You can now read 10 articles a month for free. Read as much as you want anywhere and anytime for just 99¢.

Stage Review

Company One’s ‘Astro Boy’ a sci-fi parable with punch

Clark Young plays Japanese manga pioneer Osamu Tezuka, the inspiration for Natsu Onoda Power’s “Astro Boy and the God of Comics.”

Liza Voll Photography

Clark Young plays Japanese manga pioneer Osamu Tezuka, the inspiration for Natsu Onoda Power’s “Astro Boy and the God of Comics.”

Summer doldrums? What summer doldrums? Not at Company One Theatre, where Natsu Onoda Power delivers a shot of adrenaline to the season in the New England premiere of “Astro Boy and the God of Comics.’’

Alternately whimsical and dead-serious, cheesy and profound, “Astro Boy’’ is inspired by the life and work of cartoonist Osamu Tezuka, a pioneer in the Japanese comic-book style known as manga. Tezuka’s 1950s series about a robotic action hero named Astro Boy who battled the forces of evil became so popular it was turned into an animated TV show in the 1960s.

Continue reading below

Drawing from those raw materials, Power deploys imaginative theatrical language to fashion what could be seen as a nuclear-age allegory about technology, presented here as a door that opens to the future, as a profitable commodity, as a savior, and as a destroyer. Directing a spirited eight-member ensemble at Company One Theatre, Power unleashes an 80-minute torrent of live action, animation, puppetry, video projections, ear-catching sound effects, and amazingly fast drawings with charcoal pencils and Sharpies by cast members.

Cartoon fantasy vies with reality for the upper hand in the scenario devised by Power, which consists of a dozen “episodes’’ that unfold in reverse chronological order, beginning with the death of Astro Boy in the present day and concluding with the birth of Tezuka in 1928.

As the play opens, humans are fleeing for space colonies because environmental radiation has poisoned planet Earth. When it turns out that the sun is the source of that radiation, scientists invent a device that harnesses the energy of nuclear explosions; if transported to the sun, the gizmo will somehow “counteract the irregular activities on the sun’s surface’’ and “restore the sun’s fusion activity to normal,’’ a scientist explains to a TV reporter. Um, OK.

But who would be noble and selfless enough to sacrifice his life by ferrying the nuclear device to the sun? Astro Boy, that’s who. As played by Gianella Flores, Astro Boy is a winsome figure who only wants to help humans and is attired in red boots, a jet pack and a clock on her back, and cone-like tufts of “hair.”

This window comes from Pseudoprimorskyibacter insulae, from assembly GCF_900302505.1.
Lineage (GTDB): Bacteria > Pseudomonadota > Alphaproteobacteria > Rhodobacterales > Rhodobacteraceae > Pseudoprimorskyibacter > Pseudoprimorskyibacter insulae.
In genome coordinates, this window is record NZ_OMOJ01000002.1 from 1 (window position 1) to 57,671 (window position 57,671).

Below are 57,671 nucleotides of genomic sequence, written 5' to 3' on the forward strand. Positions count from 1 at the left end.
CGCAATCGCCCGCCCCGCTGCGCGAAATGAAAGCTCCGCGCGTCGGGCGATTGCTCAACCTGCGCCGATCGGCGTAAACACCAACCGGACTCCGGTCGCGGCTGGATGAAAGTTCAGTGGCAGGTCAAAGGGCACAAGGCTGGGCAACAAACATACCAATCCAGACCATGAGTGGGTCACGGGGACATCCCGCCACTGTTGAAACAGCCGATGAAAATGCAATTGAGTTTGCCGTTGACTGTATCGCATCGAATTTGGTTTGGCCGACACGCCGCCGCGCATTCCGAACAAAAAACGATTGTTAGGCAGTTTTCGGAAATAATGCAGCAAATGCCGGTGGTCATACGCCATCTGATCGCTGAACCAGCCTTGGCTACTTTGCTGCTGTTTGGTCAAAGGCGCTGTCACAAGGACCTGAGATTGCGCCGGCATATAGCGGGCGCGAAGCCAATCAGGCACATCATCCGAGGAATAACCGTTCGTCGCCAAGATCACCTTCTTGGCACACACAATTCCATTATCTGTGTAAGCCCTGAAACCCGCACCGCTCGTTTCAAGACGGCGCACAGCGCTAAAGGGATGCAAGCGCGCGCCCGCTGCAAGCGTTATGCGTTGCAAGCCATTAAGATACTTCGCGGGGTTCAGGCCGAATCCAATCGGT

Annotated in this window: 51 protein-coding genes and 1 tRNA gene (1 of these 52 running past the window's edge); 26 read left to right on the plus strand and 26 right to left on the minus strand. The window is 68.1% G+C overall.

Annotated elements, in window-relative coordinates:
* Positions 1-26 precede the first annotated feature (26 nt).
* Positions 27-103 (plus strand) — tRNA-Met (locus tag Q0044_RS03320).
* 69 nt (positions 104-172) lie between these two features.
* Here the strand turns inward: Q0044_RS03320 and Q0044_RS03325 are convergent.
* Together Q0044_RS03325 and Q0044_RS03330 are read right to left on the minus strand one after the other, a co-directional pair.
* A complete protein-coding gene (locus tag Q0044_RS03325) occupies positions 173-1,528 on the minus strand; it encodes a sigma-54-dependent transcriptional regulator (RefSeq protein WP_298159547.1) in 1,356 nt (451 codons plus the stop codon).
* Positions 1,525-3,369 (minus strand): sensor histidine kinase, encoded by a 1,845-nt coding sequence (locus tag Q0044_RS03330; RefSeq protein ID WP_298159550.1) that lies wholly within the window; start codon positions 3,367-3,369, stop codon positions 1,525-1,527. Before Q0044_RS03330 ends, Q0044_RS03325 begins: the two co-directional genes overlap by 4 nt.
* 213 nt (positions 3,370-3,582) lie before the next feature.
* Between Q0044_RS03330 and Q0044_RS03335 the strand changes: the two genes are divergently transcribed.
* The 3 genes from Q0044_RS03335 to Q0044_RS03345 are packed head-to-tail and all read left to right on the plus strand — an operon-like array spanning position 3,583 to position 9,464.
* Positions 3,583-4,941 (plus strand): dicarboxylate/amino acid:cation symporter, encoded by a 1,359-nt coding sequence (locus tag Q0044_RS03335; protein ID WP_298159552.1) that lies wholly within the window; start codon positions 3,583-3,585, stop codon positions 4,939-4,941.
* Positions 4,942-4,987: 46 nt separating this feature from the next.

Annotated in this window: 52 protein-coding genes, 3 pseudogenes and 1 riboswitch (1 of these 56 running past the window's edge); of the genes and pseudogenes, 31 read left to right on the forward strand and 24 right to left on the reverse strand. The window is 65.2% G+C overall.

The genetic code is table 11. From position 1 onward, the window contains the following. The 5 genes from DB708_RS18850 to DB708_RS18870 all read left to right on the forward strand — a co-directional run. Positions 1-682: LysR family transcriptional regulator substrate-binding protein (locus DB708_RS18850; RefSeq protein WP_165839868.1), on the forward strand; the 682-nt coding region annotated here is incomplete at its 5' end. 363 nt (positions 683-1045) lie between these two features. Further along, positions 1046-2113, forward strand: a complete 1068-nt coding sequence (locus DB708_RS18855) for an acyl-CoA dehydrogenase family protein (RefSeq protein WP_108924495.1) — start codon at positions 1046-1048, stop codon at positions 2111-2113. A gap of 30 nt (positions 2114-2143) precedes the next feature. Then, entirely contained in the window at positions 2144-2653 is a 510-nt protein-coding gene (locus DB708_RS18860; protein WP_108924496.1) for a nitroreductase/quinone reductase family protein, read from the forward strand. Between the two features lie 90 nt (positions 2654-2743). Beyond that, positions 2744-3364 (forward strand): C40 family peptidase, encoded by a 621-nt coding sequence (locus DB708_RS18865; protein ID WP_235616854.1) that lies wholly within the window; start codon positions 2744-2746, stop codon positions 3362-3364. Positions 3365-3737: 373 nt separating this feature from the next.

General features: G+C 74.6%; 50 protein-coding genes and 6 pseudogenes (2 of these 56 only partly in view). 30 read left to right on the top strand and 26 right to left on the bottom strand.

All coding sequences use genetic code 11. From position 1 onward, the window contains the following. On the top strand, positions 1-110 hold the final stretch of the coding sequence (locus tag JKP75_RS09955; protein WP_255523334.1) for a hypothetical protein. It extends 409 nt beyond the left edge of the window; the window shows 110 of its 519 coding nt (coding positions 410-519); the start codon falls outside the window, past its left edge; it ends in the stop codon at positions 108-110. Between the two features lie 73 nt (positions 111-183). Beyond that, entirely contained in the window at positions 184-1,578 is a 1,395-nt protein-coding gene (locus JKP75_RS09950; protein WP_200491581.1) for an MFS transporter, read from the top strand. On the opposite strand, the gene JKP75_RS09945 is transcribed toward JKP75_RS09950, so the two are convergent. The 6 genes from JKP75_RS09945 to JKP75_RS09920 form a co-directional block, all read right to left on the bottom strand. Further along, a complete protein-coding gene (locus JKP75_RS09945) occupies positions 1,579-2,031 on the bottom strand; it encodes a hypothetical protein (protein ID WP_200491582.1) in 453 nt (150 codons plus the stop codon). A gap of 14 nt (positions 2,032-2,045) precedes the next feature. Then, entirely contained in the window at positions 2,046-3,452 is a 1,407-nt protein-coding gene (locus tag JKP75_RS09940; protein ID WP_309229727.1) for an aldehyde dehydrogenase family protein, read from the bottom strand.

In one of several amusingly low-tech touches in the production, an actress simulates the humanity-saving flight into the sun by carrying a small puppet of Astro Boy aloft on a stick and running around the stage, like a kid with a toy. Later, in a sequence that unspools in the herky-jerky rhythms of an experimental animation film Tezuka once attempted, we see the cartoonist frantically racing to meet a deadline as he creates Astro Boy.

The cast Power has chosen for the Company One Theatre production includes her longtime collaborator Clark Young as the moody, work-obsessed Tezuka, wearing the cartoonist’s trademark beret. (Young also played Tezuka in the premiere of “Astro Boy’’ in Washington two years ago, a production directed by Power.) Other members of the ensemble, all of whom enter fully into the spirit of the enterprise, include Jeff Song, Jessica Chance, Phil Berman, Amanda Ruggiero, Robert St. Laurence, and Kaitee Tredway.

Astro Boy may possess strength equal to 100,000 horsepower of energy, an IQ of 300, and the ability to speak 60 languages fluently, but he has feelings, too. We learn that when he weeps. There’s a Pinocchio-like poignancy to this lifelike boy; he sees human cruelty firsthand.

Indeed, for all its larky trappings, there’s a dark undercurrent to “Astro Boy.’’ In one sequence, Power delivers a pointed commentary on rampant ethnic stereotyping. Woven throughout the latter part of the play are reminders of the psychological impact on Tezuka of the bombings of Osaka by US forces in World War II, which he witnessed, and of the even wider devastation Japan suffered when atomic bombs were dropped on Hiroshima and Nagasaki.

That combination of utter seriousness and playfulness is a specialty of Company One Theatre, which continues to punch above its weight as it concludes its 15th season. Under the shrewd leadership of artistic director Shawn LaCount, the troupe takes advantage of the relatively quiet summer months, when the big theater companies in Boston scale back their activities. Two years ago LaCount directed an electrifying production of Kristoffer Diaz’s “The Elaborate Entrance of Chad Deity,’’ set in the world of pro wrestling. Last summer brought Idris Goodwin’s captivating hip-hop play “How We Got On,’’ helmed by Company One Theatre mainstay Summer L. Williams.

Now we have “Astro Boy and the God of Comics,’’ which is part sci-fi parable and part cockeyed valentine to creativity — a value that this multimedia treat itself embodies.

Don Aucoin can be reached at aucoin@globe.com.
Loading comments...

You have reached the limit of 10 free articles in a month

Stay informed with unlimited access to Boston’s trusted news source.

  • High-quality journalism from the region’s largest newsroom
  • Convenient access across all of your devices
  • Today’s Headlines daily newsletter
  • Subscriber-only access to exclusive offers, events, contests, eBooks, and more
  • Less than 25¢ a week